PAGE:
Th17 cells drive autoimmune disease but also control commensal microbes. A common link among antigens from self-proteins or commensal microbiota is relatively low activation of T cell receptor (TCR) and costimulation signaling. Indeed, strong TCR/CD28 stimulation suppressed Th17 cell differentiation from human naive T cells, but not effector/memory cells. CD28 suppressed the classical Th17 transcriptional program, while inducing known Th17 regulators, and acted through an Akt-dependent mechanism. Th17 cells differentiated without CD28 were not anergic: they showed robust proliferation and maintained Th17 cytokine production following restimulation. Interleukin (IL)-23 and IL-1β promoted glucose uptake and increased glycolysis. Although modestly increased compared to CD28 costimulation, glycolysis was necessary to support Th17 differentiation, indicating that cytokine-mediated metabolic shifts were sufficient to obviate the classical requirement for CD28 in Th17 differentiation. Together, these data propose that, in humans, strength of TCR/CD28/Akt activation serves as a rheostat tuning the magnitude of Th17 development driven by IL-23 and IL-1β. CD28 costimulation is considered the requisite “signal 2” for T cell activation, driving aerobic glycolysis and preventing anergy. Revu et al. find that, for human Th17 cells, IL-23 and IL-1β provide sufficient signals for metabolic increases and avoidance of anergy, whereas CD28 costimulation suppresses induction of the Th17 transcriptional program.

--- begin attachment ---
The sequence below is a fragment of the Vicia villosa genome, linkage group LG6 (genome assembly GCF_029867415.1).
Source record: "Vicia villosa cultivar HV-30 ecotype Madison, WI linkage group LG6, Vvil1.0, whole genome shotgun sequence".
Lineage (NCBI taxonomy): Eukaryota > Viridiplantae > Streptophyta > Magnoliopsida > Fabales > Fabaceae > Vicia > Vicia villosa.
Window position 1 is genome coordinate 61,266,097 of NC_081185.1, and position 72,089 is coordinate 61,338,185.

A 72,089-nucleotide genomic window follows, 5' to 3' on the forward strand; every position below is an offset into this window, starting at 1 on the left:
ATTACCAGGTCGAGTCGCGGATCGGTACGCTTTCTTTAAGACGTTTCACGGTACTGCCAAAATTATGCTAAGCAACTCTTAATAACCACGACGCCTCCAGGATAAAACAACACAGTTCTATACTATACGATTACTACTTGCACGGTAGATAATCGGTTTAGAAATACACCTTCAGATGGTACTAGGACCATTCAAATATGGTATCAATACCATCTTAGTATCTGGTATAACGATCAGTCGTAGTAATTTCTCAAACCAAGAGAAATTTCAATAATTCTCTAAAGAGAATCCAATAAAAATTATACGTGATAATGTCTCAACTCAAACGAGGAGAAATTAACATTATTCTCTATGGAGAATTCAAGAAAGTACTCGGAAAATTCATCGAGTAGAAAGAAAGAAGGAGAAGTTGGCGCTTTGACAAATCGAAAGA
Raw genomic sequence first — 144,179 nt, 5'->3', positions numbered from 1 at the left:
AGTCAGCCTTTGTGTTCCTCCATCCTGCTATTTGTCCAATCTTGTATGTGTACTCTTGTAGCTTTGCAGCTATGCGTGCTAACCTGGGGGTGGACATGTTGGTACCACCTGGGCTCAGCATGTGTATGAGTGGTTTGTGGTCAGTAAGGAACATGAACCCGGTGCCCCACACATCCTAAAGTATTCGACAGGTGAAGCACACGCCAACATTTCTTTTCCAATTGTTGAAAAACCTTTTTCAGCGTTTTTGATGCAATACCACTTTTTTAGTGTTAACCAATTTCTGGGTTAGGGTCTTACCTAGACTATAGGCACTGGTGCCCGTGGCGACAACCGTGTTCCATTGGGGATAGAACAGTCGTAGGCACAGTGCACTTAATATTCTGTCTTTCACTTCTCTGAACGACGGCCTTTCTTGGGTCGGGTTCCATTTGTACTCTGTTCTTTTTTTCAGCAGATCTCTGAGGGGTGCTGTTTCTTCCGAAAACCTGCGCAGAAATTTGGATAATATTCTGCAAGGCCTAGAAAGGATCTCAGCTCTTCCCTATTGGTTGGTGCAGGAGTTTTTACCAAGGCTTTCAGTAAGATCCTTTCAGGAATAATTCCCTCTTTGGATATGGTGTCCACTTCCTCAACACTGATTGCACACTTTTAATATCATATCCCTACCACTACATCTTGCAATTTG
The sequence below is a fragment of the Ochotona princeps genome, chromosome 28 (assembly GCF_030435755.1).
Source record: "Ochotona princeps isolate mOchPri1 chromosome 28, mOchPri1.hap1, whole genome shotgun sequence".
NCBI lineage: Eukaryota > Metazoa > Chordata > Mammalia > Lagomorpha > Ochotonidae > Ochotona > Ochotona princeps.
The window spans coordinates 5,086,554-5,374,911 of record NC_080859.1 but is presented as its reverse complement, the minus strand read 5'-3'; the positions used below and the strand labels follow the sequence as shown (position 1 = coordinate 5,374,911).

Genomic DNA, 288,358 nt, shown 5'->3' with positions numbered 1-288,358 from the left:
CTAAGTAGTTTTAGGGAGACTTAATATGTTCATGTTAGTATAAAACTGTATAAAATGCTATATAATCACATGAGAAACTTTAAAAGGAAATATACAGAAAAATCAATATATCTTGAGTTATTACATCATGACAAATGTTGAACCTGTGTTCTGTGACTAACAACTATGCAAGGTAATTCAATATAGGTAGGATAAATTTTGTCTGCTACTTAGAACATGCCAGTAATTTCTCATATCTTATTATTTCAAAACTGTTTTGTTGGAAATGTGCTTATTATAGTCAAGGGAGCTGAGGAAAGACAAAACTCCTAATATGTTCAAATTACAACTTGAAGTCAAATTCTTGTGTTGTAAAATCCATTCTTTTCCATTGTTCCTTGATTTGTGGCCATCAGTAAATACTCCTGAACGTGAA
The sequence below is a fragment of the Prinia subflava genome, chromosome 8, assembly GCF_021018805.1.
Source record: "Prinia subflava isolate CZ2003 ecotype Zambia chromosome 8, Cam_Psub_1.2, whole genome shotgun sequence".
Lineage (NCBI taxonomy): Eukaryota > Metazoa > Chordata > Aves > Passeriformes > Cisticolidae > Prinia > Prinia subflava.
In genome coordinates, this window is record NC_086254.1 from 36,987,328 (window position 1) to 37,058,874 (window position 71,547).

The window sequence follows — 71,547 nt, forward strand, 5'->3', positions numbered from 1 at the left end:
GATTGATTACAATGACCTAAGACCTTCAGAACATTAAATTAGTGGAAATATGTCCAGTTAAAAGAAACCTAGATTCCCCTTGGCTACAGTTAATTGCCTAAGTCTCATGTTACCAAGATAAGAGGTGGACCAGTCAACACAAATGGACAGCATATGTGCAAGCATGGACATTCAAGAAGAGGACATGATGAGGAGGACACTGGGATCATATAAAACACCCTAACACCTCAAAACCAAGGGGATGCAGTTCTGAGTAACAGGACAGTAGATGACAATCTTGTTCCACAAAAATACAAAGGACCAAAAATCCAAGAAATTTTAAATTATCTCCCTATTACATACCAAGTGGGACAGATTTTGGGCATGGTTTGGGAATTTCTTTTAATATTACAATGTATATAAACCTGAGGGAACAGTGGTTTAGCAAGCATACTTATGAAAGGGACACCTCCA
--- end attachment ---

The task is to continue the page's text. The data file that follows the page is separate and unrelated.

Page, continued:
Revu, S., Wu, J., Henkel, M., Rittenhouse, N., Menk, A., Delgoffe, G. M., … McGeachy, M. J. (2018). IL-23 and IL-1β Drive Human Th17 Cell Differentiation and Metabolic Reprogramming in Absence of CD28 Costimulation. Cell Reports, 22(10), 2642–2653. https://doi.org/10.1016/j.celrep.2018.02.044